Mothers-to-be may have one more thing to worry about. The Centers for Disease Control and Prevention (CDC) released a report saying that there could be a link between hormonal birth control and gestational diabetes.
If a woman used a hormonal birth control product before attempting to conceive a child, the CDC found that she is 1.4 times more likely to develop gestational diabetes, a typically temporary illness that appears in expecting women about halfway through their pregnancy. Products that are classified as "hormonal birth control" include pills, patches, injections, cervical rings, and intrauterine devices (IUD). The disease can often be kept under control with diet and exercise, but some patients may need insulin injections. According to the study, 8.3% of women who reported using hormonal birth control were diagnosed with gestational diabetes.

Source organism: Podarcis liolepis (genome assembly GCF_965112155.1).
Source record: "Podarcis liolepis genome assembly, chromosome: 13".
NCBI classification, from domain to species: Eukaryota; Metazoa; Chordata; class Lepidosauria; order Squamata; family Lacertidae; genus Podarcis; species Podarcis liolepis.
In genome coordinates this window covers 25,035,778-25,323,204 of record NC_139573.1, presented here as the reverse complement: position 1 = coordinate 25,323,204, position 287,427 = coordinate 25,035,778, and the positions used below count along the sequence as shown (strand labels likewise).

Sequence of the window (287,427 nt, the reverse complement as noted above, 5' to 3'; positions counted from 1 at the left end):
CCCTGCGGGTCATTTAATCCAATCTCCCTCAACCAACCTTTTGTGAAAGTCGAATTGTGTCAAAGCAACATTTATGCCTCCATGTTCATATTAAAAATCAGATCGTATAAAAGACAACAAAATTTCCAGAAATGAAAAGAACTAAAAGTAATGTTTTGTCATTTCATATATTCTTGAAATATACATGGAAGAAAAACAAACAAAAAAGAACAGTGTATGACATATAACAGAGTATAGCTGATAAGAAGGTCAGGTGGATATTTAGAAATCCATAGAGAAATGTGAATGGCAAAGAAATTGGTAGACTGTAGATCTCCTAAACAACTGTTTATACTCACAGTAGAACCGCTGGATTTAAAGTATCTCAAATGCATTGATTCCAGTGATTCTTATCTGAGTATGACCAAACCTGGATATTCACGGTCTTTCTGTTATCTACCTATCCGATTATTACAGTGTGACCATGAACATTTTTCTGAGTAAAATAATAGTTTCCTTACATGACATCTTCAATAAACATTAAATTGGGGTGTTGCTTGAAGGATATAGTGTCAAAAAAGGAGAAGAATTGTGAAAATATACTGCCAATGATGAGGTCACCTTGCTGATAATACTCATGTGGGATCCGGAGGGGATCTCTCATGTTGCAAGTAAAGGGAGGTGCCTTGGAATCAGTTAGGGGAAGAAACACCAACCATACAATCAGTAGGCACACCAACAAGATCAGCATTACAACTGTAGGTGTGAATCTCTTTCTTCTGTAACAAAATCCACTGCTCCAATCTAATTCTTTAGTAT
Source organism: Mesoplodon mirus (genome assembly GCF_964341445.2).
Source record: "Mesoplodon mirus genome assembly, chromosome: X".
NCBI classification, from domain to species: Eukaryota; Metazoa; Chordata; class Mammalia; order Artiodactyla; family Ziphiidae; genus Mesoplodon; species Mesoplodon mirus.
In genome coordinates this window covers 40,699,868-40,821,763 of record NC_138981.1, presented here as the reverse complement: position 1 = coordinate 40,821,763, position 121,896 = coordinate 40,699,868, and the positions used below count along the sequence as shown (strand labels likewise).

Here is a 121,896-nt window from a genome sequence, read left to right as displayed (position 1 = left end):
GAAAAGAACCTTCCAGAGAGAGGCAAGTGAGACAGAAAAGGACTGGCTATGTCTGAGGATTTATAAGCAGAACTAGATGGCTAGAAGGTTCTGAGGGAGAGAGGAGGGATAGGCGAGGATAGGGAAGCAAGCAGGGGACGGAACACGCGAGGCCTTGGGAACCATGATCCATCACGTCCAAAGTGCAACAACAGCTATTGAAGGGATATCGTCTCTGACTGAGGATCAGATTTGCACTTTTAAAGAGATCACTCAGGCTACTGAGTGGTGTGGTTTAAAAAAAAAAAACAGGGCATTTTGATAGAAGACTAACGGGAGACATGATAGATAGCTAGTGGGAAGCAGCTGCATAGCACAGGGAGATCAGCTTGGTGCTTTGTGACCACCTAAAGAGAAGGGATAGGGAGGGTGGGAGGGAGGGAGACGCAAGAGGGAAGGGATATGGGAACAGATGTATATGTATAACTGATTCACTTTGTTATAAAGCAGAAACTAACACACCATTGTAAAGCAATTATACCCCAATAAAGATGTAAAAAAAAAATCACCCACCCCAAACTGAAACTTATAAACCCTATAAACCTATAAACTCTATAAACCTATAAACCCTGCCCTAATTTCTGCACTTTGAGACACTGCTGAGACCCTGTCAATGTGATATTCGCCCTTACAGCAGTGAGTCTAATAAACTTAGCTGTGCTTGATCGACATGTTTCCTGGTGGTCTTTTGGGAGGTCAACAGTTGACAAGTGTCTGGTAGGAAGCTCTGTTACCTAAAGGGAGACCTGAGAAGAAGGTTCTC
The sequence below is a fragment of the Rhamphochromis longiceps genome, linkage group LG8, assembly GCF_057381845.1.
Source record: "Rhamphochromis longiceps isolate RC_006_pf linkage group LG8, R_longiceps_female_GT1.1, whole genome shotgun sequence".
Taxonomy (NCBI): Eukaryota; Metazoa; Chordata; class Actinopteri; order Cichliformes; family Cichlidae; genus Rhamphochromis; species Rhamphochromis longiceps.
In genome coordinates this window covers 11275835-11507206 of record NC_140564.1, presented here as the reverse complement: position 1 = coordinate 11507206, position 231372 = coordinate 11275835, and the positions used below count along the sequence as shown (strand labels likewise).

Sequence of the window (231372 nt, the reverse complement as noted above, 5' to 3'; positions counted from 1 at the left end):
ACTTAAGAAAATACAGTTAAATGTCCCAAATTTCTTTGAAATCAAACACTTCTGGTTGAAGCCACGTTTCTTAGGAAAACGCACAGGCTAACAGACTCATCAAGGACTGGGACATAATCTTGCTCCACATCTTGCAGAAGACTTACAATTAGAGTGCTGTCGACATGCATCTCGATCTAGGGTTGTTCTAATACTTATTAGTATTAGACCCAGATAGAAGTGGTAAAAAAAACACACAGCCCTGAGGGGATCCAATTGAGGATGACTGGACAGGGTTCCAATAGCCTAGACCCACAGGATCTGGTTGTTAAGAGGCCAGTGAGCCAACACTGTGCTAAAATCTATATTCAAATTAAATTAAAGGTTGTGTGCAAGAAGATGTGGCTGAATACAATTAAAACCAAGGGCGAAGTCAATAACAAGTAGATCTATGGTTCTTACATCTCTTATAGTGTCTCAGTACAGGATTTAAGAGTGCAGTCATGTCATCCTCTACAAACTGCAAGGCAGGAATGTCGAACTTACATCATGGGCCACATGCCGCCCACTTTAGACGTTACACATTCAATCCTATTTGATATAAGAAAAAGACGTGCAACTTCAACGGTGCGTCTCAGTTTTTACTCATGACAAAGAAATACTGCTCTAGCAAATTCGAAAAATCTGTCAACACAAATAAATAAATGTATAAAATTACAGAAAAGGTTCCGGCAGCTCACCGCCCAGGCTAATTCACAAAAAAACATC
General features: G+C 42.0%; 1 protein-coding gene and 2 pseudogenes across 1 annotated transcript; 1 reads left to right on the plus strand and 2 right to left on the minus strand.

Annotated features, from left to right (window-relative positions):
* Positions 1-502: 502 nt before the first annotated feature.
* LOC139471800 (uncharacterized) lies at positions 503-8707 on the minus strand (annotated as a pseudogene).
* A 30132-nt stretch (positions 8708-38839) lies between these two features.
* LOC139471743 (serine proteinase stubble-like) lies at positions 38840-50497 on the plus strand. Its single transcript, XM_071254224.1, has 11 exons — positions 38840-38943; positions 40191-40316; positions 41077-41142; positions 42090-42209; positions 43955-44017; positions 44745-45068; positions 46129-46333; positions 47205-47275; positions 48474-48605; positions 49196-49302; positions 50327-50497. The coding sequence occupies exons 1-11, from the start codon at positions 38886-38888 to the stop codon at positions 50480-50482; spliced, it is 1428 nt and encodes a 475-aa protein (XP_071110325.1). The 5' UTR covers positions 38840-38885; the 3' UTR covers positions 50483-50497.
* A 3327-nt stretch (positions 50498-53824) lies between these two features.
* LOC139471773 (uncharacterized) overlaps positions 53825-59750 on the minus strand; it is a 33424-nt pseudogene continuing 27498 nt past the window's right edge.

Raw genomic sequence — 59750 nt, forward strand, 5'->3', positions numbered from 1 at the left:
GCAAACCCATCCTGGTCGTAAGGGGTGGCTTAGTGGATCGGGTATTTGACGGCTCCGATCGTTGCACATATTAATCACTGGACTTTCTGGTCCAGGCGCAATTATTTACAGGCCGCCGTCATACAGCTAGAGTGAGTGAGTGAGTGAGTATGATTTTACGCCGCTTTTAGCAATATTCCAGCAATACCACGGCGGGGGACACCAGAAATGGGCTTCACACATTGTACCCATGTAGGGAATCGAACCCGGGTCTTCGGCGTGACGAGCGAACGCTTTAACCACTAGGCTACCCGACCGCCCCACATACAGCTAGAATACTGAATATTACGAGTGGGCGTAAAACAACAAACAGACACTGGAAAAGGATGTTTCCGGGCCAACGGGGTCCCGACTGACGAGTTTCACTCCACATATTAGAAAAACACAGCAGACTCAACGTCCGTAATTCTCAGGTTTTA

Both the CDC and other medical authorities, however, acknowledge that the study is not conclusive. They will continue researching before they declare that this risk has a solid link to the popular birth control options.
Medicines and supplements are supposed to keep you healthy, but they can cause injury and illness. If you or a loved one were hurt by a dangerous drug, you may have a case.
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